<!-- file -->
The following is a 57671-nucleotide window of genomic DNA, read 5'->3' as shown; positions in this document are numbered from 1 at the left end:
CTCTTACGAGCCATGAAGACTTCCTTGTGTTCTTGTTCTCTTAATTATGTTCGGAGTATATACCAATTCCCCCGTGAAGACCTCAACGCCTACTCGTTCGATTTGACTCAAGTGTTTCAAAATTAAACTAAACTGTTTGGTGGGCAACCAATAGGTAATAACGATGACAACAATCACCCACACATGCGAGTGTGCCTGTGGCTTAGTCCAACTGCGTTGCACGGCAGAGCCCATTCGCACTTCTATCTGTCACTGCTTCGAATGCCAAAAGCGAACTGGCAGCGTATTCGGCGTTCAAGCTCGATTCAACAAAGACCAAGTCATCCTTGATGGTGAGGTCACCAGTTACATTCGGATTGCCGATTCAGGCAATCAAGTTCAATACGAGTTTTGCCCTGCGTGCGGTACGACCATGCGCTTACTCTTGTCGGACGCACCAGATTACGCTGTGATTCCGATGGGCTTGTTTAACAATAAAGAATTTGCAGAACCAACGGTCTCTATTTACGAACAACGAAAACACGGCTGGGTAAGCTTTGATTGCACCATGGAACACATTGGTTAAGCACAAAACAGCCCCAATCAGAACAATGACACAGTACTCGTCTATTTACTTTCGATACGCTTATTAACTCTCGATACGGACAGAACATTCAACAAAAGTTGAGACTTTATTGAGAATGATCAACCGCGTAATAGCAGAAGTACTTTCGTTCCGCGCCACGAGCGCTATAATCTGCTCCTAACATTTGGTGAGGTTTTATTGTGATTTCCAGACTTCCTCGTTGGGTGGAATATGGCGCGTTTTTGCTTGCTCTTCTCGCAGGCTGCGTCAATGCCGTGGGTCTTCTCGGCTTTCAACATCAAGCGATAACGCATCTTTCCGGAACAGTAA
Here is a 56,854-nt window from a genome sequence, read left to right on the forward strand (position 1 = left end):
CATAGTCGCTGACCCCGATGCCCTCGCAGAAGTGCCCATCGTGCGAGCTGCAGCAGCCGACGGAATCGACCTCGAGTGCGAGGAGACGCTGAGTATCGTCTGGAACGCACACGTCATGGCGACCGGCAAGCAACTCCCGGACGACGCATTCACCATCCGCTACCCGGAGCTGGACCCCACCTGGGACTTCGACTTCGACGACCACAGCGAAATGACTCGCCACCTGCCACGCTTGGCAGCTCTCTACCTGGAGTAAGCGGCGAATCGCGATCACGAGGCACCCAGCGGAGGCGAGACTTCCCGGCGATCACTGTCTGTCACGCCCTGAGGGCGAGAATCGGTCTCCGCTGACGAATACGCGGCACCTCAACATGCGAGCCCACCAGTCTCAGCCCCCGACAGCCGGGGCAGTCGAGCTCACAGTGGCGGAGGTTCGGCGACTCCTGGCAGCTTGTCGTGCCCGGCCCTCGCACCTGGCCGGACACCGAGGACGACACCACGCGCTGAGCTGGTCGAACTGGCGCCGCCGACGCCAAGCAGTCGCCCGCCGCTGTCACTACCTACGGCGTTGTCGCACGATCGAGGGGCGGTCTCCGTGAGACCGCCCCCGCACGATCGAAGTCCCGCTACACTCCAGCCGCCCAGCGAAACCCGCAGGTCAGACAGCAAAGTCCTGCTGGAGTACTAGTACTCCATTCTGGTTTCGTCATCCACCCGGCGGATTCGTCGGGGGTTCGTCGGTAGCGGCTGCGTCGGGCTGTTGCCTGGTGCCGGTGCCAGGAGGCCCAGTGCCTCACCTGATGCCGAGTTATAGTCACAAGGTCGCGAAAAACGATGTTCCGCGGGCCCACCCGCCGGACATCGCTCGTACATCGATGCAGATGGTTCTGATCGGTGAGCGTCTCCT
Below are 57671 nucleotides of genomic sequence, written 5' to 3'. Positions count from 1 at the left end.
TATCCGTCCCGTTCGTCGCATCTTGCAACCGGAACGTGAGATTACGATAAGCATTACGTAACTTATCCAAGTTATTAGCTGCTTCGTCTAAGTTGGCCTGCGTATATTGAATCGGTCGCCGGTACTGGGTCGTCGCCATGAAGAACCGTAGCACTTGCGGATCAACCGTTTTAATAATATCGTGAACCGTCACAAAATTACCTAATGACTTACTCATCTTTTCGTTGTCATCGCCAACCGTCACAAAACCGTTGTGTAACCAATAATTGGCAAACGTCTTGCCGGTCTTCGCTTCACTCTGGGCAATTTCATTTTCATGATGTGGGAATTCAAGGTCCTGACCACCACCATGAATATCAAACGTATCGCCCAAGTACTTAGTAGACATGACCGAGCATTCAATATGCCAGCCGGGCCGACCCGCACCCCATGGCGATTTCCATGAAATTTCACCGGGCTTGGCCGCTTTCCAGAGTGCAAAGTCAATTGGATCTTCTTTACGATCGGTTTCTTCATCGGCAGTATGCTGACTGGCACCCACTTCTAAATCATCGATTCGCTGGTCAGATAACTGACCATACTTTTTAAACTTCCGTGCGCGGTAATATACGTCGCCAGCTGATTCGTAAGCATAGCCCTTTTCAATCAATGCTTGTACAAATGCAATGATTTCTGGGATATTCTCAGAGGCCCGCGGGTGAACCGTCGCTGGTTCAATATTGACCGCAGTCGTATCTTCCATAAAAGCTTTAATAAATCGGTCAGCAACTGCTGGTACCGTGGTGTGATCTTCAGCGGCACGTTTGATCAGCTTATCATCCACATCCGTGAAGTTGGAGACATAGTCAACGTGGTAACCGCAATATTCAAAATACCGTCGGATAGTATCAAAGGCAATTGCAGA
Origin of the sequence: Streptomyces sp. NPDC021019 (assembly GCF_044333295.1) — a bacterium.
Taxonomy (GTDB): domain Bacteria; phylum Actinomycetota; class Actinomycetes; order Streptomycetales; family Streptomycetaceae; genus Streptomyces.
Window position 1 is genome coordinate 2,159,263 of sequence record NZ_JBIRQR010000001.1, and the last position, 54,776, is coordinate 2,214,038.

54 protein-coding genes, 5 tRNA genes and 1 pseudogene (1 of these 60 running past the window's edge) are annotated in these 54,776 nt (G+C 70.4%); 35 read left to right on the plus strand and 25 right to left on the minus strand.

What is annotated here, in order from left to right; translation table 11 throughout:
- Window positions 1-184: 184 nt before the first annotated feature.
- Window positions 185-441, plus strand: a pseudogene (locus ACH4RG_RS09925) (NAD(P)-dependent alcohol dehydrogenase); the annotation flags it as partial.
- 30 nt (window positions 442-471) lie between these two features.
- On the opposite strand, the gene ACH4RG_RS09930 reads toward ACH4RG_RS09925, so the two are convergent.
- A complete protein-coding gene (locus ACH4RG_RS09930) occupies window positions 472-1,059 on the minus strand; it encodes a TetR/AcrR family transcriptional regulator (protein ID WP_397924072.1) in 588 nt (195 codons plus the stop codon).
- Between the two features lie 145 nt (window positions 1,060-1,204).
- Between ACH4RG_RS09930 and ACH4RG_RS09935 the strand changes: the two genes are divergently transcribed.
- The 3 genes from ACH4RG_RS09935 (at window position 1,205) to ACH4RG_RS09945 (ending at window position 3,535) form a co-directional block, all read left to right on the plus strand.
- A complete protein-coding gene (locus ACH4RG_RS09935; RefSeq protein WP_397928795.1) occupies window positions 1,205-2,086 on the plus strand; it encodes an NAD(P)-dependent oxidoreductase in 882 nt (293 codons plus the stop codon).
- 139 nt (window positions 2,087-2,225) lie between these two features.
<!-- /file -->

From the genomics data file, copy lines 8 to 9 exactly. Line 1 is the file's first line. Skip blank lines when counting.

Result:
Taxonomy (GTDB): domain Bacteria; phylum Actinomycetota; class Actinomycetes; order Streptomycetales; family Streptomycetaceae; genus Streptomyces.
Window position 1 is genome coordinate 2,159,263 of sequence record NZ_JBIRQR010000001.1, and the last position, 54,776, is coordinate 2,214,038.